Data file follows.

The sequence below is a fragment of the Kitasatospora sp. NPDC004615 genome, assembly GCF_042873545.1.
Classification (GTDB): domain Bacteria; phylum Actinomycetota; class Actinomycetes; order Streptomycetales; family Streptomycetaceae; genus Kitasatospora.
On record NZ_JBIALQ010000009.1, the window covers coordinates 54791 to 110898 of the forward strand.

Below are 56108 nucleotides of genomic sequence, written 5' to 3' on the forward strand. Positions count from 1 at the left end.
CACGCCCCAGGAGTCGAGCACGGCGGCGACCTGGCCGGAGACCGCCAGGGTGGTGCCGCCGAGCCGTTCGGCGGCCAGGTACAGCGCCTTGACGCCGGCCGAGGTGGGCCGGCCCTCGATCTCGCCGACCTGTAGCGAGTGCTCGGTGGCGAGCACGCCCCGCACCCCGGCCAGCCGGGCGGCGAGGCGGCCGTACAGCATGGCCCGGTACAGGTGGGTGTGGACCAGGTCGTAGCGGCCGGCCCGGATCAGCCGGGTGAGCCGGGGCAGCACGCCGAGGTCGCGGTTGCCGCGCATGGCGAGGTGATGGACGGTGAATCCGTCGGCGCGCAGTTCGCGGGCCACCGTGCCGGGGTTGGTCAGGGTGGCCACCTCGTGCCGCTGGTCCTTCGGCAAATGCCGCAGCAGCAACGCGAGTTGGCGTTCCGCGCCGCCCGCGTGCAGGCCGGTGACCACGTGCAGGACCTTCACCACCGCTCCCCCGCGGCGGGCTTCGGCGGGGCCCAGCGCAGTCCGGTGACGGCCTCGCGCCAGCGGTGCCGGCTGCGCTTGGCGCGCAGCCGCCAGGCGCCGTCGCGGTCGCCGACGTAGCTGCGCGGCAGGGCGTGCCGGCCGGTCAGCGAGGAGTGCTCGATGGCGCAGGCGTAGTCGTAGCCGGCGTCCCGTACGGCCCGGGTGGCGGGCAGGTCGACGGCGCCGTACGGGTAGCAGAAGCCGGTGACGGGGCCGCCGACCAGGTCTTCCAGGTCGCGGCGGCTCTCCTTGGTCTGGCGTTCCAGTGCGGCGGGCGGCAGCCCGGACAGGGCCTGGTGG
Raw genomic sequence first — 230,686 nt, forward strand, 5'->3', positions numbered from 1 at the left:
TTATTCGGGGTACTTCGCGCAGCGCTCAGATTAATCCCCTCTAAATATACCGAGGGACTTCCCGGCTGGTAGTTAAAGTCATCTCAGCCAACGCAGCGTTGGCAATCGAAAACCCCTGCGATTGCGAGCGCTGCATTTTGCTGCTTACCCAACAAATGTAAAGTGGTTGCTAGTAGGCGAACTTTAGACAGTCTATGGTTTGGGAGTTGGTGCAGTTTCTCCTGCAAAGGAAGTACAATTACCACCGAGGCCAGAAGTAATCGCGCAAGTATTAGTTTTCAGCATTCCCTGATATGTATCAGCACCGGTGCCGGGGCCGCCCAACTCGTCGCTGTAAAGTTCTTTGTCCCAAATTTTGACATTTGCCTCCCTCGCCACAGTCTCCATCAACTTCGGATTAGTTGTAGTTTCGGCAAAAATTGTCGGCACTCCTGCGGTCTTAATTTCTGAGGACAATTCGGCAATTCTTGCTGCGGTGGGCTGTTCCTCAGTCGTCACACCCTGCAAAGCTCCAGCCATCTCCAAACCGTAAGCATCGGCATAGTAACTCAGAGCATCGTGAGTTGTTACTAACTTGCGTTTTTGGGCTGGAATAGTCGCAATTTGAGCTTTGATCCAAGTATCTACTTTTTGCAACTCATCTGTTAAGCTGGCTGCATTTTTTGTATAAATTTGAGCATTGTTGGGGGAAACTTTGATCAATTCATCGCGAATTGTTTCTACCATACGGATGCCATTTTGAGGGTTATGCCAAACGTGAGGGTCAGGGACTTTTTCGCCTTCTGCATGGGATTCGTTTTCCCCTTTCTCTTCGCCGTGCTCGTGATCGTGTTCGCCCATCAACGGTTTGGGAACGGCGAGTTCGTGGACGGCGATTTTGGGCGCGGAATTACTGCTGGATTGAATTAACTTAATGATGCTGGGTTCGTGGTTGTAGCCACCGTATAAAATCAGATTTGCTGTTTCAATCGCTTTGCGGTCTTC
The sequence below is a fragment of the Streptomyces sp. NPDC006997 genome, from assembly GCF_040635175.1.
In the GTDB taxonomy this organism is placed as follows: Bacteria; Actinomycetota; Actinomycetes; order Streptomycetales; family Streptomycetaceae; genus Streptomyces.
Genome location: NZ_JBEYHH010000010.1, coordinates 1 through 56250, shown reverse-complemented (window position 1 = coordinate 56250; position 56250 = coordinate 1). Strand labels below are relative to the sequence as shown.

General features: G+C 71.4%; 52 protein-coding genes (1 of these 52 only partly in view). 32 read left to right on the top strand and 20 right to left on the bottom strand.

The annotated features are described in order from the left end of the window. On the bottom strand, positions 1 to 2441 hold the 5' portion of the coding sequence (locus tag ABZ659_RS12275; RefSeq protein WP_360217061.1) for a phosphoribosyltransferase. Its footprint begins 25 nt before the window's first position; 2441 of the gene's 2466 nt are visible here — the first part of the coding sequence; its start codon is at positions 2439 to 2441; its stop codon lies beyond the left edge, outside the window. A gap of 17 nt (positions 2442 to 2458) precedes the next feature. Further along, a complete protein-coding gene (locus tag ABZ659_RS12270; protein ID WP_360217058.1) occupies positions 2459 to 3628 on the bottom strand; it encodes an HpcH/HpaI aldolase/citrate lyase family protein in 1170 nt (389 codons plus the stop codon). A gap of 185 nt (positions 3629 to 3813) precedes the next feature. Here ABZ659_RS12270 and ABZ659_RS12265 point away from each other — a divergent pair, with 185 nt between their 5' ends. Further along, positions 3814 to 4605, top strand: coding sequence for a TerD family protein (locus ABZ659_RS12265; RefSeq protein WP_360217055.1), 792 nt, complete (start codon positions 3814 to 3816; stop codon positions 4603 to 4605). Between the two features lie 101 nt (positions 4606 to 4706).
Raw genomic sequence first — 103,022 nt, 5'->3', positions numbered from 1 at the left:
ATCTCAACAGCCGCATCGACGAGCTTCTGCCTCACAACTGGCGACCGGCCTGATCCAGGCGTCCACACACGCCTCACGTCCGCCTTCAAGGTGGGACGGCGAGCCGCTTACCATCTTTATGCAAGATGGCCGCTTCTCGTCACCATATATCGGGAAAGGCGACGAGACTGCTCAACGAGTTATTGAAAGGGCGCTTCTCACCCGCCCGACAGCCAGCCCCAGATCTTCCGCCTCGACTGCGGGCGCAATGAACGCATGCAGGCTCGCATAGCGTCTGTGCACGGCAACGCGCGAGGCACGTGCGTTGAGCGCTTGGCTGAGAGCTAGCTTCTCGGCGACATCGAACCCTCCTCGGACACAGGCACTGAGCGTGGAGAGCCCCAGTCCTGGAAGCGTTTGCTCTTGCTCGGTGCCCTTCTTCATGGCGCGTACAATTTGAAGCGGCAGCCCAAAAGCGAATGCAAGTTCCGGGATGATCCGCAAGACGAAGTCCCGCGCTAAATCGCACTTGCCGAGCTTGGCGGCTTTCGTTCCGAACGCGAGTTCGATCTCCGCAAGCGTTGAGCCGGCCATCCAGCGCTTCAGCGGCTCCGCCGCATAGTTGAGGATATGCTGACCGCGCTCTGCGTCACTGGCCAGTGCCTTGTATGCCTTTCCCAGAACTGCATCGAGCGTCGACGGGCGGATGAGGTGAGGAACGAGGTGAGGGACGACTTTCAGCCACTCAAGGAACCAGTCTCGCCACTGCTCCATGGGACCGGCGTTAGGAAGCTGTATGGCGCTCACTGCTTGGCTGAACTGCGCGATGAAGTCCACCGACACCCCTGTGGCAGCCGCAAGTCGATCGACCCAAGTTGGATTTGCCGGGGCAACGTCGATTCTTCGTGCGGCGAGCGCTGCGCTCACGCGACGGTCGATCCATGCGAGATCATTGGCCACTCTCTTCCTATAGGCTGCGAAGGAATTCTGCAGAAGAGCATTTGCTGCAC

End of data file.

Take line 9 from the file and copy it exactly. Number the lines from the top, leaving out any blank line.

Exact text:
In the GTDB taxonomy this organism is placed as follows: Bacteria; Actinomycetota; Actinomycetes; order Streptomycetales; family Streptomycetaceae; genus Streptomyces.